Krygger et al v. Palmer et al
OPINION AND ORDER granting 21 Motion to Dismiss or Discharge Liability Under Writ of Garnishment. Signed by Judge Kenneth A. Marra on 12/13/2012. (ar2) Modified document type on 12/14/2012 (ar2).
UNITED STATES DISTRICT COURT
SOUTHERN DISTRICT OF FLORIDA
CASE NO. 11-62064-CIV-MARRA/BRANNON
PETER KRYGGER et al.,
F1 INVESTMENTS INC., et al.,
CARIBBEAN AIRLINES LIMITED,
OPINION AND ORDER
This cause is before the Court upon Caribbean Airlines Limited’s Motion to Dismiss or
Discharge Liability Under Writ of Garnishment (DE 21). On November 21, 2012, the Court
issued an order to show cause on Plaintiffs, ordering them to respond to the motion (DE 22).
Plaintiffs did not respond. The Court has carefully considered the motion and is otherwise fully
advised in the premises.
On September 20, 2011, Defendants filed a notice of removal of a garnishment
proceeding upon a writ entered by the Broward County Circuit Court. (DE 1.) On December 5,
2011, Plaintiffs filed an ex parte motion for writ of continuing garnishment against Caribbean
Airlines, Inc. (DE 5), which the Court granted (DE 6). On January 13, 2012, Plaintiffs filed an
amended ex parte motion for writ of continuing garnishment (DE 8) to include the correct name
of the intended garnishee, Caribbean Airlines Limited, Co. (“CAL”). The Court granted the writ
(DE 9) and it was issued on February 8, 2012 (DE 10).
On June 6, 2012, the Court issued an order to show cause for failure to prosecute based
on the lack of proceedings. (DE 11.) Plaintiffs responded that the case was still at issue because
they had not yet received a response from CAL. (DE 14.) Accordingly, the Court found good
cause. (DE 15.) Next, on July 31, 2012, CAL served its response to the continuing writ of
garnishment. (DE 17.) In that response, CAL stated that it is owned by the government of
Trinidad and Tobago and is an agency or instrumentality of a foreign sovereign (Id., General
Objections, ¶ 2.) CAL is not indebted to Plaintiff within the state of Florida, is not in control of
any tangible or intangible property of judgment debtor within the state of Florida, does not know
of any other person indebted to the judgment debtor within the state of Florida and Defendant
Kelly is employed by CAL in the country of Jamaica and is paid with a bank account of CAL
located in Jamaica. (Id., Answer ¶ ¶ 1-5.) The instant motion followed. (DE 21.)
Plaintiffs proceed pursuant to Rules 64 and 69 of the Federal Rules of Civil Procedure,
which provide that civil garnishment procedures in federal court must comply with the law of the
state where the Court is located. Fed. R. Civ. P. 64, 69. Under Florida law, garnishment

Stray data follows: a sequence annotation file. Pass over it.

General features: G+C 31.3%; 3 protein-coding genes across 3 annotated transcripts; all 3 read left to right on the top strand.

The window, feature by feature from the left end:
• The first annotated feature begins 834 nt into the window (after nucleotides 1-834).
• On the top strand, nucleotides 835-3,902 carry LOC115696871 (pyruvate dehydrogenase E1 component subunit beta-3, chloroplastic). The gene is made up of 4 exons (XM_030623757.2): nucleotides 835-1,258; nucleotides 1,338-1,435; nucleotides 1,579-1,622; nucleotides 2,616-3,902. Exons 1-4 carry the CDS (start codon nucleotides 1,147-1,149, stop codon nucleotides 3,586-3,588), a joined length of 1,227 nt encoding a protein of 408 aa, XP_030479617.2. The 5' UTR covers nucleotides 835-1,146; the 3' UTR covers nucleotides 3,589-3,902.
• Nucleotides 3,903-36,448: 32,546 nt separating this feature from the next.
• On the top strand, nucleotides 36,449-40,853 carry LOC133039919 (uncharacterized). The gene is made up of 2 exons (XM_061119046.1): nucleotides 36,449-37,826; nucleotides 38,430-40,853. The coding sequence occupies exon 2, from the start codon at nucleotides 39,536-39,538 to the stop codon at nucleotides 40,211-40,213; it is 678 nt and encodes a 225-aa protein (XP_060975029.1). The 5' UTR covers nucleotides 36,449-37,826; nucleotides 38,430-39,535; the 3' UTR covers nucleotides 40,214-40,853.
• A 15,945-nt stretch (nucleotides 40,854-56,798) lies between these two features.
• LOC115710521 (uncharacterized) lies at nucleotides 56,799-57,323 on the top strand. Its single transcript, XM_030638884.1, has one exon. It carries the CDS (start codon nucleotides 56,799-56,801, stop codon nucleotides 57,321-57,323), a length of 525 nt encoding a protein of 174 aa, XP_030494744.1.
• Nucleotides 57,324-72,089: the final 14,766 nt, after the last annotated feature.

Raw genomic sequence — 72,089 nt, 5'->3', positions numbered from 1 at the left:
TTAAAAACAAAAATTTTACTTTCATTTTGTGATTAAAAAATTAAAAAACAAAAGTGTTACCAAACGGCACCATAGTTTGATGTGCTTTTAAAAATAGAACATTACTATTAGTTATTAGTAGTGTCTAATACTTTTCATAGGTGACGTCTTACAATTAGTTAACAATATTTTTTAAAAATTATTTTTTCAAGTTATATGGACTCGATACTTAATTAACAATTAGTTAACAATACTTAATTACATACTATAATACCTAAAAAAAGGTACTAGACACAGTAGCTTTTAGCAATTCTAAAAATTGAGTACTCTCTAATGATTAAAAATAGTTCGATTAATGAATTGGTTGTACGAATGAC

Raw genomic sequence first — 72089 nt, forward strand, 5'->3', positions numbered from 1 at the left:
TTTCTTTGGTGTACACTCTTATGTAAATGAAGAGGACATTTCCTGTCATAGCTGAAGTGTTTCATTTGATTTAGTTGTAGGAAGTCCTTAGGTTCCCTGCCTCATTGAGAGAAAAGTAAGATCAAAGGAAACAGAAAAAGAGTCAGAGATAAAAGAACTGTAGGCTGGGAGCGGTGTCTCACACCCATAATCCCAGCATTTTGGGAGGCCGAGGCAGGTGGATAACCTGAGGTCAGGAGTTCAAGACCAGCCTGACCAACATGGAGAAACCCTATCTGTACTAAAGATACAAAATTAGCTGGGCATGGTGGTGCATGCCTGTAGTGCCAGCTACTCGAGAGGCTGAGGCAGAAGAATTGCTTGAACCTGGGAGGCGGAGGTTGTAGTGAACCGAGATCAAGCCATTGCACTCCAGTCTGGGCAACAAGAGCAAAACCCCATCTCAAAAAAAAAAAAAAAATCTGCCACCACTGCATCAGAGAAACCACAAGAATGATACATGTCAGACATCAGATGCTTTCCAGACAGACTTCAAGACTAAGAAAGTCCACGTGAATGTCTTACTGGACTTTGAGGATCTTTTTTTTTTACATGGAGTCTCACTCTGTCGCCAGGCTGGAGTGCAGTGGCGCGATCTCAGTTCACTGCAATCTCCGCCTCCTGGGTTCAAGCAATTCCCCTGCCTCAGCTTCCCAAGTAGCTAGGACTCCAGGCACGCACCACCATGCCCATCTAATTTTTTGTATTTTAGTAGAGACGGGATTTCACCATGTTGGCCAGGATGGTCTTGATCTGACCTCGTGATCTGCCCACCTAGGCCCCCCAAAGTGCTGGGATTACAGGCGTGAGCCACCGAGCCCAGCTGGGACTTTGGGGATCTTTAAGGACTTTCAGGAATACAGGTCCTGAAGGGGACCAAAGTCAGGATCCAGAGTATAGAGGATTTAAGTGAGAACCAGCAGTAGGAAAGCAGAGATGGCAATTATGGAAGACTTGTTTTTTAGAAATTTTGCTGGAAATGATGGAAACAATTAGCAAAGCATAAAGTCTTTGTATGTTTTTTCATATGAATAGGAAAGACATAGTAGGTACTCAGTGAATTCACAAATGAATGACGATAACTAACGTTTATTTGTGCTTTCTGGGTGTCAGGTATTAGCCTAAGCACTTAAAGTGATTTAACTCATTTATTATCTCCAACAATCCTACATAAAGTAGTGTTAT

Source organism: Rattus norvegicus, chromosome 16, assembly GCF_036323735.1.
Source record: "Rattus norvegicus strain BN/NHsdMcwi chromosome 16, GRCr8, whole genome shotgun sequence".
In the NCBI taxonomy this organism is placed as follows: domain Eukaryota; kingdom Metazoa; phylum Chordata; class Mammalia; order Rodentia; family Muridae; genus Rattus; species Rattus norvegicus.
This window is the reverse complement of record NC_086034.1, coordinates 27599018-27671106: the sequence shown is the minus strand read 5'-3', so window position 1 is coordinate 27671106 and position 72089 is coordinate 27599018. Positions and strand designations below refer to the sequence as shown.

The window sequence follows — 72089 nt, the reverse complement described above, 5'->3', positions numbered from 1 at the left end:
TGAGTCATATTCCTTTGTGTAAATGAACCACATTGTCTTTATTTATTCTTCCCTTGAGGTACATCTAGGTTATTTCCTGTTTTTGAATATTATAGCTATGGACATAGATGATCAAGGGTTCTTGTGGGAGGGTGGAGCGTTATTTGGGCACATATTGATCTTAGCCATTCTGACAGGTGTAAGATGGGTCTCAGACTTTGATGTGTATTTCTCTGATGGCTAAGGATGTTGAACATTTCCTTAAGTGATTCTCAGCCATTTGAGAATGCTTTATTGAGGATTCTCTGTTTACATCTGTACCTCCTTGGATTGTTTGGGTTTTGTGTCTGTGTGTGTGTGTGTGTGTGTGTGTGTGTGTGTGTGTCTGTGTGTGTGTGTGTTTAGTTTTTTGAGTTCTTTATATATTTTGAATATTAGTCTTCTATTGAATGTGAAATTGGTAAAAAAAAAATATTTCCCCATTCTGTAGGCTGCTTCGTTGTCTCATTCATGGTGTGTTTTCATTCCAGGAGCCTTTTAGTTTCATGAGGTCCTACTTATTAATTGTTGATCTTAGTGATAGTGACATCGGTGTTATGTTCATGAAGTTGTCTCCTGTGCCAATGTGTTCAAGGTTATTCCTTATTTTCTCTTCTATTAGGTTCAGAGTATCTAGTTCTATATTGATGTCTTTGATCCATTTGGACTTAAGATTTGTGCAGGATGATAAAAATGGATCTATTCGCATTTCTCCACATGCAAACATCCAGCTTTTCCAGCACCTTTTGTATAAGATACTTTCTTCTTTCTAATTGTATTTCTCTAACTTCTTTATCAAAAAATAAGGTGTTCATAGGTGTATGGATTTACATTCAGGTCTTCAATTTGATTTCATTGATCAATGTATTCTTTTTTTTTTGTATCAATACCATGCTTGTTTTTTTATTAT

proceedings are governed by Chapter 77 of the Florida Statues. Florida Statues § 77.061
When any garnishee answers and plaintiff is not satisfied with the answer, he or she shall
serve a reply within 20 days thereafter denying the allegations of the answer as he or she
desires. On failure of plaintiff to file a reply, the answer shall be taken as true and on proper
disposition of the assets, if any are disclosed thereby, the garnishee is entitled to an order
discharging him or her from further liability under the writ.
Florida Statute § 77.061.
Also applicable to this case is the Foreign Sovereign Immunities Act (“FSIA”). 28 U.S.C.
§ 1602 et seq. Section 1604 of that Act provides:
Subject to existing international agreements to which the United States is a party at the time
of enactment of this Act a foreign state shall be immune from the jurisdiction of the courts
of the United States and of the States except as provided in sections 1605 to 1607 of this
28 U.S.C. §1604.
Similarly, the FSIA provides that “the property in the United States of a foreign state shall
be immune from attachment arrest and execution except as provided in sections 1610 and 1611 of
this chapter.” 28 U.S.C. § 1609. A foreign state includes “an agency or instrumentality of a foreign
state.” 28 U.S.C. § 1603. Here, the undisputed facts establish that CAL is owned by the government
of Trinidad and Tobago and is therefore an agency or instrumentality of a foreign sovereign and thus
entitled to the immunities set forth in the FSIA. Furthermore, Plaintiffs have not alleged any
exceptions to the FSIA or any facts which constitute exceptions. See Saudi Arabian Airlines Corp.
v. Tamimi, 176 F.3d 274, 277 (4th Cir. 1999) (“Under the FSIA, a foreign state is entitled to
sovereign immunity unless the plaintiff demonstrates that one of the exceptions to sovereign
immunity applies.”). As such, the writ of garnishment is dismissed because the Court lacks subject
Because the Court lacks subject matter jurisdiction, and because the Court previously found
Because the Court does not have jurisdiction, further analysis is unnecessary. However,
for the purpose of a complete record, the Court notes that there is authority to support a discharge
of liability for the garnishee for Defendant’s wages earned and paid in Jamaica. See Ellis v.
Barclays Bank PLC–Miami Agency, 594 So.2d 826 (Fla. Dist. Ct. App. 1992) (garnishee bank
discharged from further liability when the garnishee reported on all bank accounts in United
States but was silent as to foreign accounts).
that the case should not be dismissed for lack of prosecution based on Plaintiffs’ claim that it was
awaiting a response from the CAL, the Court hereby requests Plaintiffs to inform it whether this case
is still at issue.
Accordingly, it is hereby ORDERED AND ADJUDGED that Caribbean Airlines Limited’s
Motion to Dismiss or Discharge Liability Under Writ of Garnishment (DE 21) is GRANTED.
Plaintiffs shall file a status report within 10 days of the date of entry of this Order.
DONE AND ORDERED in Chambers at West Palm Beach, Palm Beach County, Florida,
this 13th day of December, 2012.
KENNETH A. MARRA
United States District Judge
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